Baby Bravo knows you're around. You were JUST there! Why aren't you hear now?? WTF mom?

What worked for me when I started taking over bed-time was having Ms Fry not be in the house. She would leave at some point about an hour prior to bed time. (go for a drink, go to the store) We did this for about a week and it worked great. 1st I think it cultivates a sleepy 1 to 1 environment. 2nd Baby Fry knew there wasn't a better option right outside the f-ing door. 3rd and maybe most importantly it left no plan B, I had to make it work so I did.
posted by French Fry at 12:07 PM on February 9, 2016 [1 favorite]

Based on my own kids' reactions, I humbly suggest that you/dad try not to pick up the baby when doing check-ins. What baby seems to be learning is that if he cries long enough, eventually someone will pick him up, which is what he wants. Keep reassuring him that he is safe and that he is not alone, you are keeping an eye on him, but that it's time to go to sleep now. You might have to wait him out for a couple of days but he will catch on that regardless of who puts him down, it's time for sleeping. You just both have to remain consistent.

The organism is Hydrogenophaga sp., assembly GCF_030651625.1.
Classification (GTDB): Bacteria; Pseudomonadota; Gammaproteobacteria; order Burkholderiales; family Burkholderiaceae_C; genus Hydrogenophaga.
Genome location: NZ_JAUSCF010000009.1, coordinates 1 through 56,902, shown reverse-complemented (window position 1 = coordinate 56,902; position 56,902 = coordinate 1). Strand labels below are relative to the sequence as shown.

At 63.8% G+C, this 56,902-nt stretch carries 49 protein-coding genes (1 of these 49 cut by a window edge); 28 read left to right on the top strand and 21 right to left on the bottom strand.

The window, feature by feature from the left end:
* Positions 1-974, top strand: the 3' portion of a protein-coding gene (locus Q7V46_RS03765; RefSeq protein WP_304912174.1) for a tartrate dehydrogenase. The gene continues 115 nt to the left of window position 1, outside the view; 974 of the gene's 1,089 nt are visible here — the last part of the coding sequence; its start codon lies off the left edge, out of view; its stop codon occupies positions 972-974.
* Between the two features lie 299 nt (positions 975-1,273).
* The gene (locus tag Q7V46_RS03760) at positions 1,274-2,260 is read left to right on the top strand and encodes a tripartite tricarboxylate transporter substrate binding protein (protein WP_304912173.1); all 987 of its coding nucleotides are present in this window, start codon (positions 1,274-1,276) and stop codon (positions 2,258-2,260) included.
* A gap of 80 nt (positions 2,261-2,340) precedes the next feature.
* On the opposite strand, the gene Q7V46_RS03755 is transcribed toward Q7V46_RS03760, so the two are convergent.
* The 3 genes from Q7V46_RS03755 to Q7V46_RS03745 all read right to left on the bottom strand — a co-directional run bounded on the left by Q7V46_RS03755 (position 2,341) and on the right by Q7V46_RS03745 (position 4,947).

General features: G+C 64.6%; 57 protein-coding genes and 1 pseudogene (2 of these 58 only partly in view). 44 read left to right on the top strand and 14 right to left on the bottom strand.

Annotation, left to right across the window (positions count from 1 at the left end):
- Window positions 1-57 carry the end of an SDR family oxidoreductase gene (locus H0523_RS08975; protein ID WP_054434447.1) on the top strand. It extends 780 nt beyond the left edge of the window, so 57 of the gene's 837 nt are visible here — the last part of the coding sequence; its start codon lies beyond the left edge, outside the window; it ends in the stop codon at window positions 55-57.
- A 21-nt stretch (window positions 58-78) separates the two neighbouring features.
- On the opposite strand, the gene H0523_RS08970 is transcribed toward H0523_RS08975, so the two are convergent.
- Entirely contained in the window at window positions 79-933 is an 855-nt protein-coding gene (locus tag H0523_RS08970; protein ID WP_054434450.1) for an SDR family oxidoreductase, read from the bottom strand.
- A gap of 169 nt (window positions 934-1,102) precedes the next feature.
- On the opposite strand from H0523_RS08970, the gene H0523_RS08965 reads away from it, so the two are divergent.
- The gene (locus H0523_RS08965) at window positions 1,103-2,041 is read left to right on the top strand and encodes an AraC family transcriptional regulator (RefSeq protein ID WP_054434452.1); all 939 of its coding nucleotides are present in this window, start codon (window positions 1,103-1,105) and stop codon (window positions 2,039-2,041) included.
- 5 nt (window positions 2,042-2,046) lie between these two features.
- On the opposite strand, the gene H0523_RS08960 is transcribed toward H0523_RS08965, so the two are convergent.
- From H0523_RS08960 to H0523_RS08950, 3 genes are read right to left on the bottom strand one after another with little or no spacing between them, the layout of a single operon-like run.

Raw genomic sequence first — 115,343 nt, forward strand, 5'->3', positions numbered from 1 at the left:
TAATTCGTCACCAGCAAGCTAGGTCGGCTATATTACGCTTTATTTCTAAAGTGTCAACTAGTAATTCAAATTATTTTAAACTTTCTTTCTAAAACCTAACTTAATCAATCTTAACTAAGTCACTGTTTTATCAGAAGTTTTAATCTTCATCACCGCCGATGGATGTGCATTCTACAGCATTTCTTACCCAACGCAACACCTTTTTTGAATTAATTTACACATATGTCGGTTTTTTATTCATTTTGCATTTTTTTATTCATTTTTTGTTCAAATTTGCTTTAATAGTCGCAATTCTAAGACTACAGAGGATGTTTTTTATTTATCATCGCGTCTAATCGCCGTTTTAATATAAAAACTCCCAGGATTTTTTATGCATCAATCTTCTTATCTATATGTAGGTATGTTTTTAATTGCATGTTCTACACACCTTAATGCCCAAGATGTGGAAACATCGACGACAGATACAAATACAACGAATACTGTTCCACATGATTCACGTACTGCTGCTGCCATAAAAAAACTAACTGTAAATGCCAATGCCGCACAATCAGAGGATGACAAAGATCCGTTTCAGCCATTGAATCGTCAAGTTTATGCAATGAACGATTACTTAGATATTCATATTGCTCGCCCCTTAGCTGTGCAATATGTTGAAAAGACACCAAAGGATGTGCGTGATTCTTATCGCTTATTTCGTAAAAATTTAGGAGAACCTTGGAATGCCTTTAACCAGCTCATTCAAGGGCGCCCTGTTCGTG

posted by vignettist at 12:16 PM on February 9, 2016 [2 favorites]

Have you already tried putting him to bed together (both of you there), starting the first night with Mom being the most present and holding him more, then the second night you hold him and hand him to Dad just before putting him into bed, etc.? Just gradually associating Dad with bed time more.

Also- if you get desperate, maybe you could record yourself singing the songs, and Dad could play that for him.
posted by amtho at 12:26 PM on February 9, 2016

I love how our babies know how to control us! Oh yes, it happened to my wife and me for sure! In our case, our baby HAD to have mommy or daddy in the room when she fell asleep. When we would try to leave the room (on hands and knees even), the damn squeaky floor would give us away and she would start wailing like you wouldn't believe. what did we do? sat there like dumb asses until she fell asleep again, then once again initiated the retreat out of the room.
this happened enough times until i said f##k it, she's gotta learn that bed time is bed time, regardless who is around. It only took one (long I admit) night, but she was smart enough to know the gig was up.
Just do it. It will be ok, I promise. And maybe you could use the NyQuil to get through the night!